(Williamsburg, VA) The National Park Foundation, the official nonprofit partner to the National Park Service, has awarded a $30,000 grant to the National Washington–Rochambeau Revolutionary Route Association (W3R-US), in partnership with the American Revolution Consortium for Civic Education (ARCCE); two nonprofit organizations established to educate Americans about the American Revolution and the land and water routes travelled by the allied French and American forces to victory at Yorktown.
The organizations are one of 32 parks and trail and park partners to receive an Open Outdoors for Kids Hybrid Learning grant to ensure that national parks and historic trails reach their fullest potential and connect with as many communities as possible.
W3R-US and ARCCE will provide a comprehensive hybrid educational curriculum for Online Distance, In-Class, and Outdoor Learning of students of all ages to learn about the American Revolution period 1763 to 1789, with a particular emphasis on the NPS’s Washington Rochambeau Revolutionary Route National Historic Trail of 1781-82. Fourth and Eighth graders in Title One schools, in particular, will be a major focus of the grant in Virginia.
According to W3R-US Executive Director Ellen von Karajan, “the Association brings the ability to develop this project in nine states along the trail with each state emphasizing its own place based local history”. In addition to helping Virginia Social Studies teachers and their students better understand the importance of the route that was traveled by Generals George Washington and Rochambeau and their armies from Rhode Island and New York to Yorktown, ARCCE CEO Randolph G. Flood says that “the grant will also provide the unique opportunity to implement a comprehensive program for training teachers, museum personnel, National and State Park Rangers, and others about the American Revolution in preparation for planning and organizing the 250th anniversary activities in Virginia and other states.”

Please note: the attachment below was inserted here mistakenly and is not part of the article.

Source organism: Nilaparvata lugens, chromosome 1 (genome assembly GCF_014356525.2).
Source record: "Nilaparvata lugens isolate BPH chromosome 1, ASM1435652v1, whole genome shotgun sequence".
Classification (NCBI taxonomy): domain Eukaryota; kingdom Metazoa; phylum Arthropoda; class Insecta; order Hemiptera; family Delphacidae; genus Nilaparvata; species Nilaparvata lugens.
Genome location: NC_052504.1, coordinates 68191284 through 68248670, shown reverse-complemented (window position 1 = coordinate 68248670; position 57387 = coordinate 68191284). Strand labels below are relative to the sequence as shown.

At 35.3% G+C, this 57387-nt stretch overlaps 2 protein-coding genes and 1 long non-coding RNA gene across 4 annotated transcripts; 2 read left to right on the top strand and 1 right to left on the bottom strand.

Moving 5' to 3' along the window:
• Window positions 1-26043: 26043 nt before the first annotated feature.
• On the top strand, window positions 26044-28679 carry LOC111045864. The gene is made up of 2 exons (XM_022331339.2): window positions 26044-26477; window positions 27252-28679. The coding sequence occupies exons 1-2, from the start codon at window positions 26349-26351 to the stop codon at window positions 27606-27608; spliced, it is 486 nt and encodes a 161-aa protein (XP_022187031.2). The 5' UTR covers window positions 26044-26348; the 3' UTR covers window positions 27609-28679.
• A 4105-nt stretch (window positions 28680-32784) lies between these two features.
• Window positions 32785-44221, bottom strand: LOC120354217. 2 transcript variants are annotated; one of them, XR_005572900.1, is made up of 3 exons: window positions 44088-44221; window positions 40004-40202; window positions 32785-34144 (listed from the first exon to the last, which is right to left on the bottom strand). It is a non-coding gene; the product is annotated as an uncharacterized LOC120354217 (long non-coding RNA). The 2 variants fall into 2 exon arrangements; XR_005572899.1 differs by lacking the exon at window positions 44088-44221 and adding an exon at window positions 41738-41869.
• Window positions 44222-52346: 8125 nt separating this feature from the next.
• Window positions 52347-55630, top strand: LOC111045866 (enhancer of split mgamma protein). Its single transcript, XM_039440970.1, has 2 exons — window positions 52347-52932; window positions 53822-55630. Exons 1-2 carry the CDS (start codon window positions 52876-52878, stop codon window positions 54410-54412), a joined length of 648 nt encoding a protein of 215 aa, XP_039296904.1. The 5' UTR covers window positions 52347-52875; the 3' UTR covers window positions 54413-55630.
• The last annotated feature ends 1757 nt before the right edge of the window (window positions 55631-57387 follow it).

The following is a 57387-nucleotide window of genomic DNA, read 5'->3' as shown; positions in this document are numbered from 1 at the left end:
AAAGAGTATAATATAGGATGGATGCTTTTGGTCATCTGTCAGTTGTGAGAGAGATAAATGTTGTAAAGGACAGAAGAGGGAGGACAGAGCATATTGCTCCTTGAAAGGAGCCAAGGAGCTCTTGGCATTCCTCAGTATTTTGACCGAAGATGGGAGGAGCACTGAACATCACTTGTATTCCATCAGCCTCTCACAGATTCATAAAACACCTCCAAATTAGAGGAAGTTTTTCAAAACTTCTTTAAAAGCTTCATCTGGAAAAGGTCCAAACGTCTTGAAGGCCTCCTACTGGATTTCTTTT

Added Director von Karajan, “Using the national historic trail as an anchor, this pilot will tie together the National Park Service and Washington Rochambeau Revolutionary Route National Historic Trail interpretive themes across multiple sites and provide community based activities that can amplify student connections to their own neighborhoods.”
Flood indicated that they would be working with other state 250th Commissions as they develop their own plans to organize and celebrate the events that occurred both before, and after, 1776.